If your modified adjusted gross income (AGI) is less than $150,000, the American Rescue Plan enacted on March 11, 2021, excludes from income up to $10,200 of unemployment compensation paid in 2020, which means you don’t have to pay tax on unemployment compensation of up to $10,200. If you are married, each spouse receiving unemployment compensation doesn’t have to pay tax on unemployment compensation of up to $10,200. Amounts over $10,200 for each individual are still taxable. If your modified AGI is $150,000 or more, you can’t exclude any unemployment compensation.
The IRS now allows taxpayers to view their Economic Impact Payment amounts online, if any, by using their online account. Online account is an online system that allows taxpayers to securely access their individual account information. Taxpayers can view:
The amount they owe, updated for the current calendar day
Their balance details by year
Their payment history and any scheduled or pending payments
Key information from their most recent tax return
Payment plan details, if they have one
Digital copies of select notices from the IRS, and
Their Economic Impact Payments (EIP 1 and EIP 2), if any
See payment plan options and request a plan via Online Payment Agreement, &
Access their tax records via Get Transcript. The amount of the Economic Impact Payment is needed when calculating the amount of the taxpayer’s Recovery Rebate Credit for 2020.
Warning. Taxpayers must first create an account with the IRS before accessing any information. Tax professionals are not allowed to access or create an account for their tax clients. The taxpayer must create his or her own account and is the only person allowed to access the information, even if the client provided their information to the tax professional to create or access an account, or consented to use their information to create or access the account. Unauthorized use of the online account system is prohibited and subject to criminal and civil penalties.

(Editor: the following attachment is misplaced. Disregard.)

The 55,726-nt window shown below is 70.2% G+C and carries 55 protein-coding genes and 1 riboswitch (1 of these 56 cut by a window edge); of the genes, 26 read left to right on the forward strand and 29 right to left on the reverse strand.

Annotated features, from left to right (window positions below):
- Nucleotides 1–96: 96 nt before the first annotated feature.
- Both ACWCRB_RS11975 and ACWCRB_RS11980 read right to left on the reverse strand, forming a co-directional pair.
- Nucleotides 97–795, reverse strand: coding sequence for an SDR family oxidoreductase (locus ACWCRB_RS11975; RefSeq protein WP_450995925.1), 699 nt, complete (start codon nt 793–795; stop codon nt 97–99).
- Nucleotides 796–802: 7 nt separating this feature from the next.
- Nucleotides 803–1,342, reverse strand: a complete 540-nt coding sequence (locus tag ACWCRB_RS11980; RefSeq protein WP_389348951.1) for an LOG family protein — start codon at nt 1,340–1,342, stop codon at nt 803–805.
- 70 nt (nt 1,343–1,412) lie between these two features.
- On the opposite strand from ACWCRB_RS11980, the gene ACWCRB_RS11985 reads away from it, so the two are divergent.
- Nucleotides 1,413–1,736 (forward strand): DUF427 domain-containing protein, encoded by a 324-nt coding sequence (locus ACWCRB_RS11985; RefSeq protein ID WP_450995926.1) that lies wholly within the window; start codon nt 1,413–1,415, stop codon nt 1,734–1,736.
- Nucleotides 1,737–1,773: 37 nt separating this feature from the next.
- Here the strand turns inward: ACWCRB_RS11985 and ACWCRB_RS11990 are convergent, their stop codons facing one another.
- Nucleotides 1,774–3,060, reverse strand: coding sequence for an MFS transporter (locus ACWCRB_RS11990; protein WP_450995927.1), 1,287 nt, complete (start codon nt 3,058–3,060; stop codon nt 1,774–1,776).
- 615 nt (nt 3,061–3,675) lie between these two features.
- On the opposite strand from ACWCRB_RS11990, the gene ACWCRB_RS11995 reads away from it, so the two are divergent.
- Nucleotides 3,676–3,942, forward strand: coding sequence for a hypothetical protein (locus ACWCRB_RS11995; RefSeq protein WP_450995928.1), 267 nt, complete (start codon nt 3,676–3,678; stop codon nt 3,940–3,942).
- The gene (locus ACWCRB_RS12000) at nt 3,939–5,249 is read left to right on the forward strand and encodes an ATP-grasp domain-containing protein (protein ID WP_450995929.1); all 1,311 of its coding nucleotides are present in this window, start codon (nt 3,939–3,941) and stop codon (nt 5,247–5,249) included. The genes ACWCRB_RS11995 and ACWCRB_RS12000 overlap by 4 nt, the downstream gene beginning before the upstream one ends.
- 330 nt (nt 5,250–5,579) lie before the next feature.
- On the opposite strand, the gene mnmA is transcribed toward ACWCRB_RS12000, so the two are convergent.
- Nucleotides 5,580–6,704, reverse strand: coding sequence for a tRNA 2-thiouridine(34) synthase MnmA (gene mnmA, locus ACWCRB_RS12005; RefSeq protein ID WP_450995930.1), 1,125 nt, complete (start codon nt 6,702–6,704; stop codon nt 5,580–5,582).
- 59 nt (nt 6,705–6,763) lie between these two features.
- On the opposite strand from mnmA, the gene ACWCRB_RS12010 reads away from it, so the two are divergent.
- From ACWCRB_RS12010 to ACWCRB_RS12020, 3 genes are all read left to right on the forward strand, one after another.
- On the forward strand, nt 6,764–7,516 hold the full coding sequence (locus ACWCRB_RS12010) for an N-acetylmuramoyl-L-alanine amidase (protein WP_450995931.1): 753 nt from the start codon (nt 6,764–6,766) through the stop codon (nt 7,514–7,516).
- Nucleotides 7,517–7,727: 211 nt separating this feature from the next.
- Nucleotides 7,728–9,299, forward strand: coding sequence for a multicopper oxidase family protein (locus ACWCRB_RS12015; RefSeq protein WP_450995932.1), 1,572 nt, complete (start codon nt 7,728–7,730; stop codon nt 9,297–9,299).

Rev. Proc. 2021-15 was just issued. It expands the definition of what expenses qualify under IRC Sec.62(a)(2)(D) (ii) for the maximum $250 above line deduction for teachers. Protective items that are, or will be, used by the teacher to aid in preventing the spread of Covid-19 are now qualified expenses. This includes but is not limited to: face masks, disinfectant, soap, gloves, tape, chalk, barriers, air purifiers, etc. The expenses must paid paid or incurred after 3/12/20.
Foreign Bank and Financial Accounts (FBAR) Filing Requirement for Virtual Currency: Virtual currency is a digital representation of value that functions as a unit of account, a store of value, or a medium of exchange. Some virtual currencies have an equivalent value in real currency or act as a substitute for real currency. Generally, a U.S. person who has a financial interest in, or signature or other authority over, any foreign financial accounts, including bank, securities, or other types of financial accounts located in a foreign country, must file an FBAR with the FinCEN if the aggregate value of those foreign financial accounts exceeds $10,000 at any time during the calendar year. Currently, the FBAR regulations do not define a foreign account holding virtual currency as a type of reportable account . However, FinCEN intends to propose to amend the regulations regarding FBARs to include virtual currency as a type of reportable account under 31 CFR 1010.350. FinCEN Notice 2020-2.
Thank you to NCCPAP and Bruce Oberfest, member of the Westchester/Rockland Chapter, for bringing this to our attention.